NATIONAL POLITICS

As Republican rivals take aim, Donald Trump deflects blame for near-riot in Chicago

Facing bipartisan condemnation for a campaign rally that ended in violence, an unrepentant Donald Trump on Saturday blamed the near-riot on opponents who he said harassed his supporters and trampled on his freedom to speak.

Citing the protests Friday night in Chicago, two of his Republican rivals hedged on promises to back the front-runner if he emerges as the GOP nominee.

Democrats seized on the incident to again question Trump's honesty and fitness to serve as president.

Engulfed in controversy — as he has been repeatedly since launching his White House bid — Trump was defiant. He even suggested the upheaval, which played on cable television for hours Friday night and Saturday, would help his candidacy.

"Yesterday in Chicago, we had a little bit of a problem," Trump told boisterous supporters at a Cleveland rally, his second Ohio stop of the day as he campaigned ahead of the state's crucial primary on Tuesday. "We were not allowed to exercise our 1st Amendment rights.

"It just makes all of our friends and supporters more angry," he continued, "and we're going to go to the polls on Tuesday, and it'll be a resounding victory."

The crowd roared, as they did several times when small groups of protesters tried to interrupt the Manhattan businessman and reality TV star in what has become a regular occurrence at his campaign events.

Activists angered by Trump's inflammatory statements on immigration, Islam and other topics now show up at nearly all of his public events. At a Kansas City, Mo., rally Saturday night, where Trump was heckled through most of his remarks and police pepper-sprayed demonstrators outside, he threatened to start having them all arrested.

"They'll have to explain to Mom and Dad why they have a police record and why they can't get a job," Trump said.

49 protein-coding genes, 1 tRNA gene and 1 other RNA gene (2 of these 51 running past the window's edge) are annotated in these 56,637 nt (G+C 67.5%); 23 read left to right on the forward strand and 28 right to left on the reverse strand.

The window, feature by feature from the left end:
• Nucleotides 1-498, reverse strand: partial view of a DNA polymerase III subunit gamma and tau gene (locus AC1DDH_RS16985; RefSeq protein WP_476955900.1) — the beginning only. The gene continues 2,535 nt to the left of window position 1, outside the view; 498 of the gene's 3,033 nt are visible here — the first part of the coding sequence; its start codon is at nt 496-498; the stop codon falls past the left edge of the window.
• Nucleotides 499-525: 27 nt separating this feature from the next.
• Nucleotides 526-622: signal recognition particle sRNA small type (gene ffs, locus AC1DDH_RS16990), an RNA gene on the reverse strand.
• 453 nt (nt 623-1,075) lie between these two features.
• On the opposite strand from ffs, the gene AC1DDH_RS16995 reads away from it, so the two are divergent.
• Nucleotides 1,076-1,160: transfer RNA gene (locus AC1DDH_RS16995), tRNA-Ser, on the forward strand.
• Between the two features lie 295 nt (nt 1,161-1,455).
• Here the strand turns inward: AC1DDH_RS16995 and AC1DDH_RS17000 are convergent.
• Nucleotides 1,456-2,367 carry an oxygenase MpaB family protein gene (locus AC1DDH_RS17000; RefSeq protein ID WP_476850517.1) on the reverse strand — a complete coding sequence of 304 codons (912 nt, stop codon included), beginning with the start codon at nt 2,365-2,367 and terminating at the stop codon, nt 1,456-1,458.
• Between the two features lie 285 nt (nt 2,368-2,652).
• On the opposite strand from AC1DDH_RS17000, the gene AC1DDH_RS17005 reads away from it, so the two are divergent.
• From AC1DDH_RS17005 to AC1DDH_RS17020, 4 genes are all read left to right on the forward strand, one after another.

Tensions ran high at all three of Trump's Saturday events.

At his morning rally here outside Dayton, a man jumped a barricade and ran toward Trump. Secret Service agents leaped on stage and surrounded the candidate as colleagues tackled the man. A flustered Trump quickly collected himself and resumed his remarks.

Trump later alleged the man was tied to the Islamic State terrorist group, but there was no evidence to support the charge.

The rally Friday night at a Chicago sports arena was a spectacle of mayhem. A large, angry demonstration before the candidate arrived led him to abruptly cancel his appearance. Fights between agitated Trump supporters and protesters spilled into the streets and resulted in injuries and arrests.

The clashes marked the most violent episode of a campaign that has grown increasingly combative, in good part because of the inflammatory rhetoric of Trump and its effect on some of his more militant supporters.

Ohio Gov. John Kasich, campaigning three days before the must-win primary in his home state, accused his rival of poisoning the country's politics.

"There is no place for a national leader to prey on the fears of people," Kasich told reporters outside Cincinnati. Asked if he could still back Trump as the GOP nominee — as he and others promised in a debate earlier this month — Kasich replied, "It makes it extremely difficult."

Pressed further, he added, "Take a deep breath and see where it goes."

Sen. Marco Rubio of Florida, who also faces a must-win primary in his home state on Tuesday, was blunter still.